Figure 5. The overview of phage production and quality control. Featuring Dr. Rabeya Rahmatullah who runs the purification machines here at WIMR.

We use phage under Therapeutic Goods Administration’s Special Access Scheme (STAMP protocol). Specifically we are only able to assess referrals for phage therapy from Australian-registered infectious disease specialists. If you believe that you may be a suitable candidate for phage therapy, please see your family doctor in the first instance to discuss this and request a referral to an adult infectious disease specialist. After reviewing the case, the infectious disease specialist will be able to contact one of the clinicians in our group to discuss the case.

Phage therapy is an experimental method that is only available when all other approaches are already optimised and only under the auspices of a special access scheme defined by the Therapeutic Goods Administration or within a clinical trial. If a TGA-approved indication exists, we follow a protocol that has been defined by consensus among expert physicians and may evolve over time as data are reviewed. If you are eligible to receive therapy, we require informed consent and a minimum data set (including blood tests) that is necessary for the monitoring of your treatment. Please refer to our website for more information about phage therapy (www.phageaustralia.org) and then seek referral to an infectious disease specialist from your GP.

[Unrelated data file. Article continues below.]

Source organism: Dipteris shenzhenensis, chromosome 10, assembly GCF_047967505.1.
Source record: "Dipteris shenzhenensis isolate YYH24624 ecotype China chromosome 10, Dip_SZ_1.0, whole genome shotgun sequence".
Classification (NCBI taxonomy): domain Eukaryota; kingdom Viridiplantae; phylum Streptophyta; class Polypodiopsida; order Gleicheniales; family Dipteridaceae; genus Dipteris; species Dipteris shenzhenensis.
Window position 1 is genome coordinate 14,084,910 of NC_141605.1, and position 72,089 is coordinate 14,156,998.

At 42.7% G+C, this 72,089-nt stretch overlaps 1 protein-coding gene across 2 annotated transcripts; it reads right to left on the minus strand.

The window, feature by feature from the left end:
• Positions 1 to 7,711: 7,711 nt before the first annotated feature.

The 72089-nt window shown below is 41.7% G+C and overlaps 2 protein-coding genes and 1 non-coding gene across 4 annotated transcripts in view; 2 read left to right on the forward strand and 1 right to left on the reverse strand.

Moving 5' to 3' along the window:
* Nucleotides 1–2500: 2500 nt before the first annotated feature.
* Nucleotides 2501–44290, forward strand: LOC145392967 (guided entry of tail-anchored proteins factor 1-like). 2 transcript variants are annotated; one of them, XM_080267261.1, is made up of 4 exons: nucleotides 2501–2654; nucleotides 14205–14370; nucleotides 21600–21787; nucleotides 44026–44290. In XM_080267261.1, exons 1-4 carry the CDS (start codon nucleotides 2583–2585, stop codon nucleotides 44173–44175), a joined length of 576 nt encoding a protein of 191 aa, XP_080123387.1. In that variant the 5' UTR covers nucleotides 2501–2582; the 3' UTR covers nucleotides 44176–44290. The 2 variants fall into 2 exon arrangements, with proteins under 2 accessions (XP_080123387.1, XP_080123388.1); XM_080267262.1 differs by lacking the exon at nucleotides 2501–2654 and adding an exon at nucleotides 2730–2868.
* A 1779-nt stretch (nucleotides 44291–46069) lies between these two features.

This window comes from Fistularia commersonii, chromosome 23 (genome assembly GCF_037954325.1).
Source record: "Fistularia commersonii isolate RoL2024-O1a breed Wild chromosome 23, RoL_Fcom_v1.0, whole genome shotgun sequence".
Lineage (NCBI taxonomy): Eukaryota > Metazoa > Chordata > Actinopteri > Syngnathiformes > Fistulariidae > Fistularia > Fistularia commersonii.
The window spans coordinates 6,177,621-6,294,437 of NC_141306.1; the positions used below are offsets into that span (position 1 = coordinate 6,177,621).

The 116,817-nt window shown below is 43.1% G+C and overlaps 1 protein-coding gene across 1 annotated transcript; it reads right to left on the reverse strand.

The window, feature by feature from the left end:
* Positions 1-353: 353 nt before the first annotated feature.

In conclusion, the groundbreaking work of Phage Australia highlights the potential of harnessing nature’s own solutions to combat antimicrobial resistance. By deploying bacteriophages in targeted therapy, they offer hope for more effective treatments against AMR infections.

The Phage team here at WIMR. Left to right: Laela Bouaou, Dr. Alicia Fajardo Lubian, Dr. Aleksandra Petrovic Fabijan, Dr. Stephanie Lynch, Prof. Jonathan Iredell, Karen Swensen, Dr. Rabeya Rahmatullah, Dr. Amanda Luo, Eleni Siafakas & Carina Lauter. Missing key members, Prof. Ruby Lin, Dr. Nouri Ben Zakour, Dr. Holly Sinclair